Eating More Beans, Chickpeas May Aid Weight-Related Goals

Eating More Beans, Chickpeas May Aid Weight-Related Goals


Simply adding more canned and dried beans and chickpeas into your diet could improve your overall diet quality and may even help you reach weight-related goals, new research shows.

The claim comes from a new study published in Nutrition Journal that looked at the quality of adult diets that included beans and chickpeas compared to diets that didn’t. Results showed that people who ate beans and chickpeas experienced a range of benefits, including better diet quality, higher intakes of essential nutrients, and improved weight-related outcomes.

“Most people are aware that beans and chickpeas are good for your heart, but our new research shows they are really good for so much more—like improving nutrient intake and healthier dietary patterns,” study author Yanni Papanikolaou, MPH, vice president of Nutrition Strategies, Inc., said in a news release.

“Our analysis shows that canned and dry beans and/or chickpeas help close nutrient gaps, and fuels nutrient-dense diets in the US,” Papanikolaou added. “Conversely, the data suggests that avoiding beans and/or chickpeas may lead to nutrient deficits and public health consequences in adults.”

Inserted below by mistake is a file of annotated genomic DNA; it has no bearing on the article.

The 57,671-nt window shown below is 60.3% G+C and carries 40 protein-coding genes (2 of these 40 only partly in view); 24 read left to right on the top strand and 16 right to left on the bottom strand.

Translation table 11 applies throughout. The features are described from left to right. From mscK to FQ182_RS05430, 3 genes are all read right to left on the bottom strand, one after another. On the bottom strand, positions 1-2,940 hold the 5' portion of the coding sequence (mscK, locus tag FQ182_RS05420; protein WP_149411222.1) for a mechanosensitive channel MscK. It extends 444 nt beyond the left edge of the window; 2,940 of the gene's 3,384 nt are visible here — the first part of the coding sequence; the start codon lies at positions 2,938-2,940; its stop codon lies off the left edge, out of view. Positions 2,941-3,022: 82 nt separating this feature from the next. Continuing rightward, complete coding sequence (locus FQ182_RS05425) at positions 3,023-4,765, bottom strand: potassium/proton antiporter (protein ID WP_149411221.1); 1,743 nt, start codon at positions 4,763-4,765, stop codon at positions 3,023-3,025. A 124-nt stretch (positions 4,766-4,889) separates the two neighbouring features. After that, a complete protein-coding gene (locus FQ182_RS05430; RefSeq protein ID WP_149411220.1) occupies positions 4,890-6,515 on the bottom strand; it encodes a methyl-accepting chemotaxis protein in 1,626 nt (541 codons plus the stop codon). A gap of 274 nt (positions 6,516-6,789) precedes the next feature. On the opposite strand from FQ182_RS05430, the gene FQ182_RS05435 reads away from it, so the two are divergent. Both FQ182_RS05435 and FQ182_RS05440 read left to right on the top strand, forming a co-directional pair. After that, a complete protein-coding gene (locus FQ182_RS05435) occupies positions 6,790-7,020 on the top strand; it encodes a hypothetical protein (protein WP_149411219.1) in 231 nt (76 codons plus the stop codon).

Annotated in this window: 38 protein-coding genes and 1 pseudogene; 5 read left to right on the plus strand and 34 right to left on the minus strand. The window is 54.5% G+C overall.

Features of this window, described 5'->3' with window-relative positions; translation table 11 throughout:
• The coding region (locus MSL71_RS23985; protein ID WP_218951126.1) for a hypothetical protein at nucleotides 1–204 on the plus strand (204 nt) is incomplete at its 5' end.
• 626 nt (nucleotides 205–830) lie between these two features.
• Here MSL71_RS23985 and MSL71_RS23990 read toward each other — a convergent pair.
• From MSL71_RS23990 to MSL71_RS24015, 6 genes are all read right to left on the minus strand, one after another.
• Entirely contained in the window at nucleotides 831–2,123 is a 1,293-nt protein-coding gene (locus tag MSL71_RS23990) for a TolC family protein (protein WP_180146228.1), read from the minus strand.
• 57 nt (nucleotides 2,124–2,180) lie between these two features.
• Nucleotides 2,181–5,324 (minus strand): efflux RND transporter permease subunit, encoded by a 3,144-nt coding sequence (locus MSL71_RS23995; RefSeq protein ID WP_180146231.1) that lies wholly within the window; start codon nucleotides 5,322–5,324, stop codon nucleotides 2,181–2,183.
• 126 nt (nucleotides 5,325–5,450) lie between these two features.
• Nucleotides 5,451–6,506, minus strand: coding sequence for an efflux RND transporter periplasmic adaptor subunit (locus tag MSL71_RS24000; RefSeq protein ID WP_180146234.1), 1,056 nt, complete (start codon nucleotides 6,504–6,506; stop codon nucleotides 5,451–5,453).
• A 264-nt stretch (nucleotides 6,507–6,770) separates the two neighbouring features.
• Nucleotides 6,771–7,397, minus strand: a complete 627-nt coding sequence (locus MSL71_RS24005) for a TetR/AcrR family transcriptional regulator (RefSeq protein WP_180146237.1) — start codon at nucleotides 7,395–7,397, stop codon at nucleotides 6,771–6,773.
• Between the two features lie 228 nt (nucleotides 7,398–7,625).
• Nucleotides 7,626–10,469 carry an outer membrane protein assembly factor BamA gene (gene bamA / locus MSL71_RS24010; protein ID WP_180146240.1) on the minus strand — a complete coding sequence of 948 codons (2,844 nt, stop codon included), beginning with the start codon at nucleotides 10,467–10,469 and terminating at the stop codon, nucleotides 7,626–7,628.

Here’s what you need to know about diets that include beans and chickpeas, how they can benefit your overall health, and how to add more pulses to your daily eating plan.

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For the study, funded by the Coalition for the Advancement of Pulses and Cannedbeans.org, researchers used data from the National Health and Nutrition Examination Survey (NHANES), which takes information from free-living people across the U.S. and is compiled by the Centers for Disease Control and Prevention (CDC).

The analysis focused on one 24-hour period in which people recalled their diet via in-person interviews. Bean consumption patterns and population weights were used to identify the differences among dietary patterns. Bean consumption was defined as eating kidney beans, black beans, chickpeas, and pinto beans.

Four different bean patterns were identified along with a “no consumption” group. The four bean patterns (Bean Dietary Patterns 1–4), differed in their percentage of calories coming from beans and overall diet quality.